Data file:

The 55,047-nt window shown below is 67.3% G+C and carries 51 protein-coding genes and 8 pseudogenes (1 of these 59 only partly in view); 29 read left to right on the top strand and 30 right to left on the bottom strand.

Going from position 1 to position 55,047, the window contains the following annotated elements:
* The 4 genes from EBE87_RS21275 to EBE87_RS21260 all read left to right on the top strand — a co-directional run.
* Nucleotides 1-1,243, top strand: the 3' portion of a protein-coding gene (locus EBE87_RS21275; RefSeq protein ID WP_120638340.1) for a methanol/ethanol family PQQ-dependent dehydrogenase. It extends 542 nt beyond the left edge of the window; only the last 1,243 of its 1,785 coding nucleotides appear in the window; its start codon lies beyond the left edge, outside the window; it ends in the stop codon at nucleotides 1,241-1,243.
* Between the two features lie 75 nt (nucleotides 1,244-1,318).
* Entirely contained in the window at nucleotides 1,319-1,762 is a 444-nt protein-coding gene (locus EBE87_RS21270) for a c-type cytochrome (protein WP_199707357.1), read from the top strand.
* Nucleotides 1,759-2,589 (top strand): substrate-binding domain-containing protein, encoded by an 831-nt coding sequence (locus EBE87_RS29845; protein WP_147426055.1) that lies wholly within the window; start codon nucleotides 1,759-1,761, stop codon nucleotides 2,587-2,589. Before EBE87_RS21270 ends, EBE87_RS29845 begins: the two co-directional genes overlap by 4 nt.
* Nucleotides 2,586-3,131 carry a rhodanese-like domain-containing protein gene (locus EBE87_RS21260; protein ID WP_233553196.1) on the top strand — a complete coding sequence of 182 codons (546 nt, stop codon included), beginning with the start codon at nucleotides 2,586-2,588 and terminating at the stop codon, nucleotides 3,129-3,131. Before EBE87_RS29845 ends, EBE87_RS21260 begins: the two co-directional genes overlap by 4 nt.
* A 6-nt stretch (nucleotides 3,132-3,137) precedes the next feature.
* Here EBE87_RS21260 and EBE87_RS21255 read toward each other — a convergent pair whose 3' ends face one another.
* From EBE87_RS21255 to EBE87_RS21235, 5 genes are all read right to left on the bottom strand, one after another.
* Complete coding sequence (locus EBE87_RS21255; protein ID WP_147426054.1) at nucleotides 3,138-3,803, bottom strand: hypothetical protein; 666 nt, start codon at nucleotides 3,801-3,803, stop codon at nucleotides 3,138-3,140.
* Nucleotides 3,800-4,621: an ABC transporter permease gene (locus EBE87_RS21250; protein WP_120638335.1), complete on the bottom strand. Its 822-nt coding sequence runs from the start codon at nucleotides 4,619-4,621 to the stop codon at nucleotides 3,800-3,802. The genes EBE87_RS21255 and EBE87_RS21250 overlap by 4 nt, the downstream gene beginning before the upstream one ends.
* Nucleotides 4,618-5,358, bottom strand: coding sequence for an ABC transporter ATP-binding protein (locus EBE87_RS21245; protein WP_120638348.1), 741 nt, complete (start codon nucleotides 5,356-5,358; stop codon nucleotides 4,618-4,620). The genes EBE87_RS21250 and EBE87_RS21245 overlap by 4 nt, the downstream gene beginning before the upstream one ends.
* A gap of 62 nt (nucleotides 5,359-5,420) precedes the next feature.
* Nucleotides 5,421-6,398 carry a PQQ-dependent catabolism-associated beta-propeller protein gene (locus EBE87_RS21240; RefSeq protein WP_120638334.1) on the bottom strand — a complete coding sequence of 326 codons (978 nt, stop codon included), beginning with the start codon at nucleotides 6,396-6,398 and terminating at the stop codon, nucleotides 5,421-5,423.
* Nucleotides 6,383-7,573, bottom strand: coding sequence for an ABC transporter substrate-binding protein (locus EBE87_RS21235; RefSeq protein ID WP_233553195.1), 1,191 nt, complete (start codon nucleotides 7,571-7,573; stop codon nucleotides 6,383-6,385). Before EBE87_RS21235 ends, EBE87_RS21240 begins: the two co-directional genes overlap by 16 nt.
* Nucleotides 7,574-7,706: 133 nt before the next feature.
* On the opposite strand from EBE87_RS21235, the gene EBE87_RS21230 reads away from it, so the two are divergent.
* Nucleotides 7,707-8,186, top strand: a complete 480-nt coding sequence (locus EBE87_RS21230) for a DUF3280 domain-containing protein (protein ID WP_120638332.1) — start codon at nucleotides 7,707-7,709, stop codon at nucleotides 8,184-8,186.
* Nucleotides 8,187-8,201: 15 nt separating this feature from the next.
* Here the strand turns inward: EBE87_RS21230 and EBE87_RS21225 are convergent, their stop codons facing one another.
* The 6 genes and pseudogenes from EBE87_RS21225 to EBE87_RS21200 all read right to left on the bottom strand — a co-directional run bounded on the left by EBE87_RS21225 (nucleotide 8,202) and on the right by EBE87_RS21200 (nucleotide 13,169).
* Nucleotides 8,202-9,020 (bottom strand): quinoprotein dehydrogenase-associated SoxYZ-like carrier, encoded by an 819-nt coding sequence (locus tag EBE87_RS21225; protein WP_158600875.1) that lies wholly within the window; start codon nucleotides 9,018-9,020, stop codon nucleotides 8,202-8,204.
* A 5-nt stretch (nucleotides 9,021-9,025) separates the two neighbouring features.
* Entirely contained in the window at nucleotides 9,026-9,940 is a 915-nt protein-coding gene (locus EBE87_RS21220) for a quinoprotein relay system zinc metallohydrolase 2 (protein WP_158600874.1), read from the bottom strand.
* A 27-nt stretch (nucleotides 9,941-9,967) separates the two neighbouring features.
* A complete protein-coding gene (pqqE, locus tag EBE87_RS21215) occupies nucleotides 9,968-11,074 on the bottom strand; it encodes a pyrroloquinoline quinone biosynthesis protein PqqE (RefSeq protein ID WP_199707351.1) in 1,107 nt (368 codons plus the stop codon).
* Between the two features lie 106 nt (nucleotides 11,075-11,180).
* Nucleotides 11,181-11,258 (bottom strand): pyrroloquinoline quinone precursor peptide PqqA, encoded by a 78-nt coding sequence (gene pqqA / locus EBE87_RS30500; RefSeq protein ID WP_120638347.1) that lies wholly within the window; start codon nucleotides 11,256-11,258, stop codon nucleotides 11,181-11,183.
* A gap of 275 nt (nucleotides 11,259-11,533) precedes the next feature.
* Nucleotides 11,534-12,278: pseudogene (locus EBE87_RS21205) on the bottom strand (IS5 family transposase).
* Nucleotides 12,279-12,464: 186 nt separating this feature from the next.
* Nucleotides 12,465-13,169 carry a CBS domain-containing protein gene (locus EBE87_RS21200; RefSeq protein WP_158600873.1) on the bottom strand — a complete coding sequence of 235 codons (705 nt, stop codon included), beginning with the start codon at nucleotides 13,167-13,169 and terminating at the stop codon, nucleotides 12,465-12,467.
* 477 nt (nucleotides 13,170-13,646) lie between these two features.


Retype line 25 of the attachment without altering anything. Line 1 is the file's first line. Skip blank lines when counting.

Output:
* A 5-nt stretch (nucleotides 9,021-9,025) separates the two neighbouring features.